Bulletin
Investor Alert

New York Markets After Hours

The RetireMentors

Retirement advice from experts in the business

Dec. 31, 2016, 5:16 p.m. EST

Changing jobs in 2017? Take your retirement savings with you

Roll in previous employer retirement accounts into your new plan

new
Watchlist Relevance
LEARN MORE

Want to see how this story relates to your watchlist?

Just add items to create a watchlist now:

or Cancel Already have a watchlist? Log In

By Spencer Williams

About Spencer

J. Spencer Williams is president and CEO of Retirement Clearinghouse where he applies more than 25 years of experience in starting, building and leading businesses in the financial services industry. Under his leadership, Retirement Clearinghouse introduced new industry best practices, been recognized for innovation and improved the operations of thousands of retirement plans. Follow Spencer on Linkedin and read his company blog.

/conga/retirementors/bios/williams_spencer.html 342111
The RetireMentors is powered by

Continued from page 1
Page 1 Page 2

The human resources department at your current employer, or a third-party provider of roll-in services, can help you track down your stranded accounts.

If old employer accounts have been rolled over to safe-harbor IRAs, get them out

If, in the process of contacting record-keepers for your former-employer plans, you discover that one or more of your stranded accounts have been rolled over to safe-harbor IRAs, act quickly and begin moving them to your current-employer plan.

Safe-harbor IRAs aren’t always “safe” investment vehicles for storing your retirement savings. The money market funds that these accounts are required to invest in generate negligible interest, which is often surpassed by their annual fees.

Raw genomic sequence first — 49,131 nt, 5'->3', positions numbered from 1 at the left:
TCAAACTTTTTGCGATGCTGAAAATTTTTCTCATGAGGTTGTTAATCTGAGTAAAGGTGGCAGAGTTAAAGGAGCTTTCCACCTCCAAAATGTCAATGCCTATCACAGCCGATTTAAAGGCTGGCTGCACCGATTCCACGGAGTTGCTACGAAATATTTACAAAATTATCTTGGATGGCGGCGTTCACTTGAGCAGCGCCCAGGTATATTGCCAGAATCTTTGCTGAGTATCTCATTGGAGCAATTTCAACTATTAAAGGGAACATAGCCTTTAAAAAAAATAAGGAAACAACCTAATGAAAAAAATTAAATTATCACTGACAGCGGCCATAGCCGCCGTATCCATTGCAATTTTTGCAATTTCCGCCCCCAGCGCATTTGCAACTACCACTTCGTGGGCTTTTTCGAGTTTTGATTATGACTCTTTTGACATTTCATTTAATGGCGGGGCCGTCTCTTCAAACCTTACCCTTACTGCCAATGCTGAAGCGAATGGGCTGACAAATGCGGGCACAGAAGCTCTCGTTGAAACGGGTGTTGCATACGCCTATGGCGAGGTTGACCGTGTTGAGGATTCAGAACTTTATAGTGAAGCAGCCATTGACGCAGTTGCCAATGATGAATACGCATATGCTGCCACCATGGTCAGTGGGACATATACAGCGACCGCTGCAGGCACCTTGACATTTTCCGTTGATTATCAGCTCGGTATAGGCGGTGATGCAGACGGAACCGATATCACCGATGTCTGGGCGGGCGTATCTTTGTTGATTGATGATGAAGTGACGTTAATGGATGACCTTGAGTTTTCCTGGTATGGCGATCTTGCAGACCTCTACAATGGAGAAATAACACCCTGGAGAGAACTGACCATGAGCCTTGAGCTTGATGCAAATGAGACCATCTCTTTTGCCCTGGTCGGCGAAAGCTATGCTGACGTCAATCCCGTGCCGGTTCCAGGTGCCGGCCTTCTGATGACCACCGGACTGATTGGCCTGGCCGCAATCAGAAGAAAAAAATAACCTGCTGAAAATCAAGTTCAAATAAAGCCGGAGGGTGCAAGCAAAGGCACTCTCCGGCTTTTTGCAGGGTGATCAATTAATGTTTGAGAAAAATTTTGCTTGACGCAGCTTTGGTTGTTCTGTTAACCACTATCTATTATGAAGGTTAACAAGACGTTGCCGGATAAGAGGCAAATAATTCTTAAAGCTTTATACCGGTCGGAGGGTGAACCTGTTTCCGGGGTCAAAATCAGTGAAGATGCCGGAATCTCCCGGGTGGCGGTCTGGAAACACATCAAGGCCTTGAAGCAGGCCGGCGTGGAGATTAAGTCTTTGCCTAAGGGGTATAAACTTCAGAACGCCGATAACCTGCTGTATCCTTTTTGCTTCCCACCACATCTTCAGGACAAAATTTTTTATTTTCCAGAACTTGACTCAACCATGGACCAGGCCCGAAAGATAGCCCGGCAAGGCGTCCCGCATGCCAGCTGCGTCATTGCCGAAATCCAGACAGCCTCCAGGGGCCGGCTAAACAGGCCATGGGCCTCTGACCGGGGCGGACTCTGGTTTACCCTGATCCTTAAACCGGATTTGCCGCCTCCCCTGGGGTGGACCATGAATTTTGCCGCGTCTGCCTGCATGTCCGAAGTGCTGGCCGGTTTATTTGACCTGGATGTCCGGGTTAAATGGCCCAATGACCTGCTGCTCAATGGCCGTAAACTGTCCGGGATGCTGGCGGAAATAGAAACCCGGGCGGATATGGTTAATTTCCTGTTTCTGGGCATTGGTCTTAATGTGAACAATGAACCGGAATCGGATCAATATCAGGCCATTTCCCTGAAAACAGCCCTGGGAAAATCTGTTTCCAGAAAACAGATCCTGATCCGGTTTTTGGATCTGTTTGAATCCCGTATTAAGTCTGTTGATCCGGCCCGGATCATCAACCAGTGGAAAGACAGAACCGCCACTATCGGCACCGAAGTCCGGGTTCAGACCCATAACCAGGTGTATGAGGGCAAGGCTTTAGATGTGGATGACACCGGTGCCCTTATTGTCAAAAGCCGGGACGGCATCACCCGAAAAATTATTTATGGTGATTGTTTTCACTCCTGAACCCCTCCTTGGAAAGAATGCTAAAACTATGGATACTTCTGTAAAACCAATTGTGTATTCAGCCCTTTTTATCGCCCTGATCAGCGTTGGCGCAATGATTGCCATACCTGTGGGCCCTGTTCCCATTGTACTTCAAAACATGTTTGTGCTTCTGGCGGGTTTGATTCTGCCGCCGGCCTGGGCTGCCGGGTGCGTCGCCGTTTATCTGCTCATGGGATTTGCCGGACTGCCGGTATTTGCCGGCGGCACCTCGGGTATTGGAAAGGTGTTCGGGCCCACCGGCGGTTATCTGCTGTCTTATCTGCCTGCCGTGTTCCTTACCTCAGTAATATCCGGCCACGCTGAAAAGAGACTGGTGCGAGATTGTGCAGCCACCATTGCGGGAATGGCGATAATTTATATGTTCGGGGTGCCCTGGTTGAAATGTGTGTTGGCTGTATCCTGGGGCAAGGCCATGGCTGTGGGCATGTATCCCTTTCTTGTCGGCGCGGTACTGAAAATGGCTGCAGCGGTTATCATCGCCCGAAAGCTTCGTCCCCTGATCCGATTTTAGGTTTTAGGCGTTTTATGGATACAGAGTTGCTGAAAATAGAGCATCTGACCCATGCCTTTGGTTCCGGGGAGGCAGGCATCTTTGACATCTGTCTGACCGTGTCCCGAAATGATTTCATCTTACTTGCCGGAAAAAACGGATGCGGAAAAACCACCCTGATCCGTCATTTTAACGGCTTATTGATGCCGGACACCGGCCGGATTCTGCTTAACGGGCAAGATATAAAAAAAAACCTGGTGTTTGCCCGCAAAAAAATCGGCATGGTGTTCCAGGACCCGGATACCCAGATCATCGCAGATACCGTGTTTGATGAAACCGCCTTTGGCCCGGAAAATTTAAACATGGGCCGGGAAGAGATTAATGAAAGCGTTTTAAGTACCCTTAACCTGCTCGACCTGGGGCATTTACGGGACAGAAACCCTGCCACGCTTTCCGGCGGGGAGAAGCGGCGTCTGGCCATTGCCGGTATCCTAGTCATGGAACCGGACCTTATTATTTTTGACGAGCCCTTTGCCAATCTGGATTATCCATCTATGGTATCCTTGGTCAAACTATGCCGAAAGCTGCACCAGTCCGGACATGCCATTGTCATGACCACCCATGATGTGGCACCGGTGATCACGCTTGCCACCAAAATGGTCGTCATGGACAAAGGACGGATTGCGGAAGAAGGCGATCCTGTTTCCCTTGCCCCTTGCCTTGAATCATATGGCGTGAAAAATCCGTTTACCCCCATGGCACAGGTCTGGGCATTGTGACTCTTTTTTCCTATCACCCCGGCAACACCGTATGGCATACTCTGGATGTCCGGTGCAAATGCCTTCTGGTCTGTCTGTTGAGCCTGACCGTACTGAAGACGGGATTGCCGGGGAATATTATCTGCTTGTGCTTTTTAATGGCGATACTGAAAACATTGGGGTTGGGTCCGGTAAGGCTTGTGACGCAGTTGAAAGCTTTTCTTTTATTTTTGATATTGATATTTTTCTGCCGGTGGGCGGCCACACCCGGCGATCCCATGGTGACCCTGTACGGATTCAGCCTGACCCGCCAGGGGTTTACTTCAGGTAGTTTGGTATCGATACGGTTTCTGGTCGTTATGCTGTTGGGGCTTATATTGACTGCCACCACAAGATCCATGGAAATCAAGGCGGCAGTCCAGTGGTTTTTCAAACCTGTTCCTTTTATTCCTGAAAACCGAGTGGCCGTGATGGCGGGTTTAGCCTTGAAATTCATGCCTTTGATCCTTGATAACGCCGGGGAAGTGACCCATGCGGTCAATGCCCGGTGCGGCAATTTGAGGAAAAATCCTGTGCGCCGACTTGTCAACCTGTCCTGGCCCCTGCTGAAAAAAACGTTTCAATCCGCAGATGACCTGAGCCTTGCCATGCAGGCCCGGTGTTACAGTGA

To avoid the ongoing decay of your retirement savings in a safe-harbor IRA, begin the roll-in process as soon as you can.

Rolling in your prior-employer accounts on an ongoing basis, as you change jobs, prevents you from losing assets over time in a safe-harbor IRA—and from having to keep track of multiple accounts and contact numerous record-keepers as you move between employers and/or homes.

Always avoid the temptation to cash out

This tip applies to all of you, regardless of whether or not you are changing jobs in the near future. Prematurely cashing out your retirement savings account is perhaps the worst mistake you can make along the journey of saving for retirement.

Reinforcing the importance of never cashing out takes on a new urgency in December and January, when all of us accrue bills related to the holiday season. Prematurely cashing out a retirement account may help pay your holiday bills in the short term, but cash-outs hurt you twice: through higher taxes and penalties (federal and state taxes, 10% early withdrawal penalty) in the short term, and they threaten your retirement readiness over the long term.

Best of luck to all of you as you save for retirement in 2017.

Spencer Williams is President and CEO of Retirement Clearinghouse, a portability solutions provider.

Page 1 Page 2

Story Conversation

Commenting FAQs »

Partner Center

Link to MarketWatch's Slice.